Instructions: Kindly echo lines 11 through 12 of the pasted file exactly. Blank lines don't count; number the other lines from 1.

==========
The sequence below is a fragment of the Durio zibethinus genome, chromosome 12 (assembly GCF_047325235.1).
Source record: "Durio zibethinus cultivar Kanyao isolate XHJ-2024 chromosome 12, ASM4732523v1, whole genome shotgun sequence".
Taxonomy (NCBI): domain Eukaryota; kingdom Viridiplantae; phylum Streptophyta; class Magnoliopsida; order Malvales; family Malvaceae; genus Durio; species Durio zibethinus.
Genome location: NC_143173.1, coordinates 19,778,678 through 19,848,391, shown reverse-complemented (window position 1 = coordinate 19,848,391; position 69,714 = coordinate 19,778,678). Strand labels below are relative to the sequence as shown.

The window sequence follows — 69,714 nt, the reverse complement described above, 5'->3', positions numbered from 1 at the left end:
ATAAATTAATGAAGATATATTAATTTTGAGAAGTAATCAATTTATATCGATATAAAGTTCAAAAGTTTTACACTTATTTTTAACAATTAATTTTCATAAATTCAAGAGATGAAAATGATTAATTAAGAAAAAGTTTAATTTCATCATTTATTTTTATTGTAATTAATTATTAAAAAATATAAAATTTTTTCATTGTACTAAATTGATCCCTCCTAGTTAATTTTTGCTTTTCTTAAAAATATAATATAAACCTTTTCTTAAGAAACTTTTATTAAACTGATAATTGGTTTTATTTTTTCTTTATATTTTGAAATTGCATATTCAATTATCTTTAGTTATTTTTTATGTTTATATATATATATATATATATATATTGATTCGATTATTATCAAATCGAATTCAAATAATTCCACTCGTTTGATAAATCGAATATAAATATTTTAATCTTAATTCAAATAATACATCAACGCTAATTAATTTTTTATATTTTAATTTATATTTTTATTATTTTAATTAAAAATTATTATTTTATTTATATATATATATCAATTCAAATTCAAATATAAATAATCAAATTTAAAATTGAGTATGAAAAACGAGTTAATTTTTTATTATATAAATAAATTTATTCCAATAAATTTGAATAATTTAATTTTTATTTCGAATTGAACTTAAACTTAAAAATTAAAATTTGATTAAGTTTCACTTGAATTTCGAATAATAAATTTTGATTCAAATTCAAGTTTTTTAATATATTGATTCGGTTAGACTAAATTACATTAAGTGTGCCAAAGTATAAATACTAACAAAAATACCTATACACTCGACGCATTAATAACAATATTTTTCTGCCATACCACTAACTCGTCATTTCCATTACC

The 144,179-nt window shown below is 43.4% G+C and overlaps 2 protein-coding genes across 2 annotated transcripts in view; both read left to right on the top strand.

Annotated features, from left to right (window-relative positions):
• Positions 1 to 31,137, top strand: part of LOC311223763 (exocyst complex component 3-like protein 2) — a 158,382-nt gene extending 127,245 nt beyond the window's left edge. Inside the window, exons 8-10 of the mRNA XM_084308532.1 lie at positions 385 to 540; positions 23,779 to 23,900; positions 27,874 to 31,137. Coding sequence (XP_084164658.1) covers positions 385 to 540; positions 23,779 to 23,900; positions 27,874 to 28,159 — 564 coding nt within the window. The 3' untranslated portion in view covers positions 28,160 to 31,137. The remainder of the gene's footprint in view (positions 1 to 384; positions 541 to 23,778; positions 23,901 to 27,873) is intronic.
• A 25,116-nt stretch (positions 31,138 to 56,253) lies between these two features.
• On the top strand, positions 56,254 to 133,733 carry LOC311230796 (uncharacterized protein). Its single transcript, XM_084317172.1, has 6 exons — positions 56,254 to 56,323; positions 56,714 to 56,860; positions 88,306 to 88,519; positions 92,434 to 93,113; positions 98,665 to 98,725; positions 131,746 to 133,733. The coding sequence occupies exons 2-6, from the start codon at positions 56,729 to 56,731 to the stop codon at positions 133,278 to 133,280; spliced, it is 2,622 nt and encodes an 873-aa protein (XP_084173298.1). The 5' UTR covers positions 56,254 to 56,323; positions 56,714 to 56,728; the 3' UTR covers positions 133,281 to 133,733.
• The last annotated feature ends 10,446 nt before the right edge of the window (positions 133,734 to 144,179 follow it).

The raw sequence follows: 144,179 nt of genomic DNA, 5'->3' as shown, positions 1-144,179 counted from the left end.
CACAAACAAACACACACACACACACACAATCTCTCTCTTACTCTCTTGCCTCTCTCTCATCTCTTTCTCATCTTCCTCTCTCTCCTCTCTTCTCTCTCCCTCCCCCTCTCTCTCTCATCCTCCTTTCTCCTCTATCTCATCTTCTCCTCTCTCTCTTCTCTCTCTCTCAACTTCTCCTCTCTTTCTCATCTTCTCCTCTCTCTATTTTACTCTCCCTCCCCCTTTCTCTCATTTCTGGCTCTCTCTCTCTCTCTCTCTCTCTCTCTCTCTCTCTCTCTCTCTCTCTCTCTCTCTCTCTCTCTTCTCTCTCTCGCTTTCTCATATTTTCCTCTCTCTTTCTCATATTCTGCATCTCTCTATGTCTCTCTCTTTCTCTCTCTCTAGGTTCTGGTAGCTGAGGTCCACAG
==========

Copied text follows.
• On the top strand, positions 56,254 to 133,733 carry LOC311230796 (uncharacterized protein). Its single transcript, XM_084317172.1, has 6 exons — positions 56,254 to 56,323; positions 56,714 to 56,860; positions 88,306 to 88,519; positions 92,434 to 93,113; positions 98,665 to 98,725; positions 131,746 to 133,733. The coding sequence occupies exons 2-6, from the start codon at positions 56,729 to 56,731 to the stop codon at positions 133,278 to 133,280; spliced, it is 2,622 nt and encodes an 873-aa protein (XP_084173298.1). The 5' UTR covers positions 56,254 to 56,323; positions 56,714 to 56,728; the 3' UTR covers positions 133,281 to 133,733.
• The last annotated feature ends 10,446 nt before the right edge of the window (positions 133,734 to 144,179 follow it).